Back to present day: the Lerner emails were lost; congressional investigators could not find them. The IRS, charged with looking into the matter, could not find the emails either. Enter TIGTA. As the IRS’ watchdog, fighting against mismanagement, waste, fraud, and abuse, it began an investigation of its own. As part of its investigation, TIGTA found the “lost” emails—thousands of them—and turned them over to both IRS officials and Congress to aid in the Lerner investigation. These emails that the IRS believed would be vindicating and Congress thought would be the smoking gun in a political scandal were found. And all of that came as a result of the hard work of an inspector general charged with overseeing IRS.
Inspectors general matter, and the GOP should love them
In a recent paper, “Sometimes cutting budgets raise deficits: The curious case of inspectors’ general return on investment,” we lay out precisely why it is important for Congress to fund OIGs. These offices play an important oversight role in government. They help federal agencies function more effectively and help Congress investigate wrongdoing and mismanagement. In one of the most eye catching, media heavy scandals of the Obama presidency, it ultimately was an OIG that served as the more effective investigatory body.
Despite these benefits, Congress hinders the work of OIGs every year. Through across the board budget cuts, these offices are forced to do more with less. In uncertain budget environments where OIGs—like all offices and agencies—are often kept in the dark as to their annual appropriation until late into the fiscal year, planning becomes impossible. Reductions in investigations, an inability to replace departing personnel, and reductions in morale combine to ensure that OIGs struggle to do their jobs well.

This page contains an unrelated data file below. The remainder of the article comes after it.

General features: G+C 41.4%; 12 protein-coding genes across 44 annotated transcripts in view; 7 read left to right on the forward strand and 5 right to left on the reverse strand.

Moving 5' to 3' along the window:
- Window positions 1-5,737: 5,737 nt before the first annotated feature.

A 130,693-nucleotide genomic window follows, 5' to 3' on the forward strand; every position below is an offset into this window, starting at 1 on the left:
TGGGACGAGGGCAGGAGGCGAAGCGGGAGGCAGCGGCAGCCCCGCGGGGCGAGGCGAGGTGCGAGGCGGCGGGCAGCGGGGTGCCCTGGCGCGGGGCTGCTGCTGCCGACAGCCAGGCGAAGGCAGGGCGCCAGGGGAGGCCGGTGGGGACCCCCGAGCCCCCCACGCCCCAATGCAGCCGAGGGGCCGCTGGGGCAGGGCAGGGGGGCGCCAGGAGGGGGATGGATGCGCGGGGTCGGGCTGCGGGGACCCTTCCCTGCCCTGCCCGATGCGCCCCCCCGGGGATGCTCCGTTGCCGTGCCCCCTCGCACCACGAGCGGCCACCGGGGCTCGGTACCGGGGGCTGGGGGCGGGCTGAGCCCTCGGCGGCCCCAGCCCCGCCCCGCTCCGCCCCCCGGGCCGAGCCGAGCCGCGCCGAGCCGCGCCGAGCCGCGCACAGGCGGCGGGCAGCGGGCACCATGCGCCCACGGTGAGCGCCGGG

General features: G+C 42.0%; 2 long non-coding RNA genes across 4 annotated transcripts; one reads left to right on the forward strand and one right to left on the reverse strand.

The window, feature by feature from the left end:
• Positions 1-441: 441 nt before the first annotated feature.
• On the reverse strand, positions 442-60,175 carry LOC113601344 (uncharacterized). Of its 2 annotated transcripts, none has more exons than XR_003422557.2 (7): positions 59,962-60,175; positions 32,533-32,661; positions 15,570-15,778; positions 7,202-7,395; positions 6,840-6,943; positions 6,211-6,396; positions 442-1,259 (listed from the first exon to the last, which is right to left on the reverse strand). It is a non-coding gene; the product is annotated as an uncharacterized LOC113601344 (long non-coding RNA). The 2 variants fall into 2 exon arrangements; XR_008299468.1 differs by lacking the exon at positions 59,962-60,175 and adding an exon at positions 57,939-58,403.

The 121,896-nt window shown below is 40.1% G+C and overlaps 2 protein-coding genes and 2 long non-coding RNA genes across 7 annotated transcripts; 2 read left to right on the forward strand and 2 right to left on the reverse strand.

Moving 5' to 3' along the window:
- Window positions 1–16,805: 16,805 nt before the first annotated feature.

The effects of these threats to OIGs are serious and should concern Democrats and Republicans alike. Not only do OIGs provide essential benefits to government effectiveness, including combating one of Republicans’ biggest concerns: waste, fraud and abuse. They assist Congress in performing its oversight role, and all this while ringing up a positive return on investment. That’s right; many of the large OIGs return to government coffers far more money than they cost to operate—a budgetary savings. Despite all of these benefits, budget cuts and funding uncertainties rain down on the offices of inspectors general—government wide—and the result is a set of watchdogs unable to watch as effectively as they should.
It’s unclear whether lessons will be learned from the Lois Lerner investigation. Will IRS do a better job in the future when investigating political groups? Will attempts to clarify policies around such investigations be effective? Will Congress manage to do a better job overseeing agencies? Much of this is unlikely.
However, one lesson is obvious and easy. Congress should invest in government. As unpalatable as the Lerner case is to congressional Republicans, they should be delighted by the actions of TIGTA and other OIGs across government who perform their jobs in a highly effective, cost-saving way. Rather than cutting budgets in these offices, Congress should consider boosting inspectors’ general budgets in an effort to make government work better. As we noted in our paper, not only can cutting budgets raise deficits, but often leads to government becoming more dysfunctional. If Congress is serious about stopping future scandals like the one surrounding IRS, the solution is not to exact punishment on budgets of the Treasury Department. The solution might be to give Treasury a raise.